The Intelligent Aid competition launched by Clifford Chance offers law and non-law students from all universities the chance to win a place on the firm’s vacation scheme, by submitting a 500 word essay on an issue that is relevant in the legal sector today.
The overall winner also receives £5,000 towards their university fees, and the group of winners will have the chance to donate £1,000 to a charity that is on the firm’s selected list. This year’s topic concerns the rule of law and as to whether it is essential in ensuring an economy’s success. Having loved studying constitutional and administrative law last year, I thought that this competition was the perfect opportunity for me! I am also very attracted to the idea of being assessed purely on your intellectual curiosity, your ability to think critically, creatively and “outside” the box.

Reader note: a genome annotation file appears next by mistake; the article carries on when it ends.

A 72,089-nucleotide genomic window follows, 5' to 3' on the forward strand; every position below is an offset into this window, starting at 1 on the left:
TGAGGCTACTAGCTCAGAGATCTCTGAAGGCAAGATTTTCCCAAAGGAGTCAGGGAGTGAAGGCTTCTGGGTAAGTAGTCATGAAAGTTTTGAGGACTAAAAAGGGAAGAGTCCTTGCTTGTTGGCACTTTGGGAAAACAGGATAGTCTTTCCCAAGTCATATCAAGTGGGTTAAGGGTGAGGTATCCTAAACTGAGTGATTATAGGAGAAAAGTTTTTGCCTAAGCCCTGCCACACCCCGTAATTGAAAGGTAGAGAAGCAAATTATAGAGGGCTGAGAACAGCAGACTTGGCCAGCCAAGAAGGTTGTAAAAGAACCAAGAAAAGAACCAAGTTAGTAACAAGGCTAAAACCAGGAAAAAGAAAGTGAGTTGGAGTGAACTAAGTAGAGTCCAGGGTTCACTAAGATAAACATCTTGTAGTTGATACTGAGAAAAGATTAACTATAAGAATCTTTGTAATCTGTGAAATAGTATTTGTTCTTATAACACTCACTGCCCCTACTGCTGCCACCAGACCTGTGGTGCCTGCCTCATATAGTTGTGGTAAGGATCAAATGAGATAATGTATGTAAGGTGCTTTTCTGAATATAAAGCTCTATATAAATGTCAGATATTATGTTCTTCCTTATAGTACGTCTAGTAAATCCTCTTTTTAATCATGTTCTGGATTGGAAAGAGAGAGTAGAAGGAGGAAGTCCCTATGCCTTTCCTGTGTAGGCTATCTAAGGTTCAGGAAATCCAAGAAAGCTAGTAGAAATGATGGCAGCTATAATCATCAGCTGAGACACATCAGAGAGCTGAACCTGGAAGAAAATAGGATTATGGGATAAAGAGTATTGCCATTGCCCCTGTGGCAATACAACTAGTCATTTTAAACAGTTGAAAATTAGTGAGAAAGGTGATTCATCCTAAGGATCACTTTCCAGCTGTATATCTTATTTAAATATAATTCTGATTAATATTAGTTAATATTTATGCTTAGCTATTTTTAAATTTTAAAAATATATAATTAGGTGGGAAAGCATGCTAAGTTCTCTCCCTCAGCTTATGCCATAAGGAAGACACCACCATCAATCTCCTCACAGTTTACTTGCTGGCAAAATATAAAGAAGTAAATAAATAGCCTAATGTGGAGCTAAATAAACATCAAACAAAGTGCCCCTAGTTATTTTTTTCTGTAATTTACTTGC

The workshop at City University London (30th October 2014) was led by Natasha Moore, also with help from the campaign manager of ‘MyKindaCrowd’ Toby Horner, and a specialist from the Graduate Recruitment Team at Clifford Chance, Katy Beresford. The first task involved getting into groups to discuss and feedback on the key points regarding a definition that we were given on the rule of law. It was interesting to hear how the various explanations differed from group to group. We went on to pick out three main definitions, these included the principle reflecting one of governance, avoidance from arbitrariness and one based strongly on international human rights norms and standards. Next, we explored the relationship between the rule of law and the economy further and considered various answers to the following questions: